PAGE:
Former Health CS Mutahi Kagwe Criticises New Health Fund SHIF, Says, 'It Won't Work'

Former Health Cabinet Secretary, Mutahi Kagwe at a previous press briefing
Former Health Cabinet Secretary, Mutahi Kagwe at a previous press briefing
Afric CDC

Former Health Cabinet Secretary Mutahi Kagwe has strongly criticised the government's plans to replace the National Health Insurance Fund (NHIF) with the new Social Health Insurance Fund (SHIF), declaring, "It won’t work."

Kagwe questioned the necessity of shifting the national health insurance system, suggesting that insuring some government employees under private sector insurers could lead to the downfall of SHIF. He believes that public funds intended for health should continue to be channelled through NHIF.

“I have never quite understood the necessity of the changes that happened because I have always believed that considering that insurance is based on probability and medical insurance more so than anything else. Money from the exchequer meant for health purposes should be channeled through NHIF as it were,” he stated.

Kagwe specifically criticised the National Police Service’s decision to commission a consortium of insurers for their healthcare needs instead of using NHIF. He argued that the Ksh8.67 billion contributed by police officers is crucial for the national fund to cover more Kenyans.

“The reason why I believe that, for example, the police and other sectors of the economy should be part of the NHIF is because of the availability of health care across the country. If you tell a policeman today that he is secured by a private sector company and this policeman works in Kasipul Kabondo or in Mukurweinii area and the hospitals recognised by that private sector company do not exist in those areas, where do you expect a policeman to be served?” he questioned.

Kenya Police perform drills during a passing out parade
Kenya Police perform drills during a passing out parade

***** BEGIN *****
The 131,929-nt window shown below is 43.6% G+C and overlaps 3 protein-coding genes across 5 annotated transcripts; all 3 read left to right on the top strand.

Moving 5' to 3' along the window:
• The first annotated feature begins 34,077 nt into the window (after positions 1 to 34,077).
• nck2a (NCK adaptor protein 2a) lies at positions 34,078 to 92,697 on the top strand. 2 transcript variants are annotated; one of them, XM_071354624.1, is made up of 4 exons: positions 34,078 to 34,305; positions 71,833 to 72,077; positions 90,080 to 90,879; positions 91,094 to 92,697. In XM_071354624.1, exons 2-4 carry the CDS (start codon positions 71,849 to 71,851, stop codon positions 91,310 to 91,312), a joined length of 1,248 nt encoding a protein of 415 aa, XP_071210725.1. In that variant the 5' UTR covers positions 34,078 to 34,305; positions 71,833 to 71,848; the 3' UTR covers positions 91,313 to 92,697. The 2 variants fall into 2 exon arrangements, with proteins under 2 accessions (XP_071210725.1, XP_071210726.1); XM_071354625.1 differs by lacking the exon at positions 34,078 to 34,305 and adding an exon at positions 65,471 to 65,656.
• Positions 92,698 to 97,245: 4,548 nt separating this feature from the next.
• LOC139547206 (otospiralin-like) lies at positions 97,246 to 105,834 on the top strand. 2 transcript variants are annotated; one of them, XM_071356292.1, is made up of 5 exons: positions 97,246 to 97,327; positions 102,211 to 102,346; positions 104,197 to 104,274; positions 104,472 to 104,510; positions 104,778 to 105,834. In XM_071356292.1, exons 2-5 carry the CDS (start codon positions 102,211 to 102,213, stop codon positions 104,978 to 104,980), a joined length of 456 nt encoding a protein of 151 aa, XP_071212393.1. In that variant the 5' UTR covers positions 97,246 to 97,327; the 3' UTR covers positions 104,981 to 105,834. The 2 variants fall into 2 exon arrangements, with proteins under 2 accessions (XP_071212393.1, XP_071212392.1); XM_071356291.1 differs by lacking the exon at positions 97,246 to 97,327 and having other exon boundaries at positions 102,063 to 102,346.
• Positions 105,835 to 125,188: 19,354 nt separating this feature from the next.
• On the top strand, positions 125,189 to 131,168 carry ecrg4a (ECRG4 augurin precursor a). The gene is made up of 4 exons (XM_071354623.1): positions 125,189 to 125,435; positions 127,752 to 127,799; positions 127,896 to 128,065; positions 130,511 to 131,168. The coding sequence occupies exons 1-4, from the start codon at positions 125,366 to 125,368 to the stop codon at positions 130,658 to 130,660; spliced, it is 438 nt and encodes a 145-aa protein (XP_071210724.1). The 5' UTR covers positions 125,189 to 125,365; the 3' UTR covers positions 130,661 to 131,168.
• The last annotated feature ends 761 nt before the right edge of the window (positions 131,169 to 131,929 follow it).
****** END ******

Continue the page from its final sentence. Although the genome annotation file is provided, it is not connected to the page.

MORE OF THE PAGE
Kenya Police Service

Kagwe further added, “When you put Ksh8 billion, the premium that comes from the police force and you put it in NHIF, that means that NHIF will have sufficient money to pay the hospitals that serve it. But if you separate and say, take the police to the private sector and then charge the Ksh6,000 that we have been trying to charge people and then use only that money to cover the rest of the country, it won't work.”

Starting 1 July 2024, access to healthcare will transition to the new Social Health Authority (SHA) along with the SHIF, replacing the NHIF scheme which has been in place for over 57 years.

Under this new system, each household will be required to contribute 2.75 per cent of their income as a statutory deduction, with a reduced minimum monthly contribution of Ksh300, down from the previous Ksh500 required by the National Health Insurance Fund.

The fund is segmented into four cost categories, which the government asserts will be financed both individually and publicly.

The benefits package under the new SHIF includes a comprehensive range of services: medical outpatient services, end-of-life services, surgical services, specialised pharmacy benefits, medical inpatient and critical care services, accident and emergency services, optical services, mental wellness services, specialised essential diagnostic services, renal care services, overseas treatment, dental healthcare services, rehabilitative services, screening for common diseases, assistive devices, maternity and child health services, oncology services, and medical imaging services.

“Whatever name you give it, whether you call it national social insurance fund, national health insurance fund, whatever you call it, the long and short of it is how well funded is it and the bigger finance you create for it the better,” stated Kagwe.

The former health secretary's comments have sparked a heated debate over the future of national health insurance in Kenya. While proponents argue that SHIF will provide more comprehensive and equitable healthcare coverage, critics like Kagwe worry that the transition could disrupt access and financial stability.

Kagwe's insights have resonated with many who fear that the decentralisation of funds and reliance on private insurers might undermine the availability and quality of healthcare, particularly in underserved regions.

The government remains steadfast in its decision to implement SHIF, asserting that the new system will address inefficiencies and expand healthcare access to all Kenyans. However, the success of this transition will hinge on its execution and the ability to maintain robust funding.

Health CS Susan Nakhumicha with other ministry officials at the KMTC simulation lab. 17.11.2022.
Health CS Susan Nakhumicha with other ministry officials at the KMTC simulation lab. 17.11.2022.
Susan Nakhumicha
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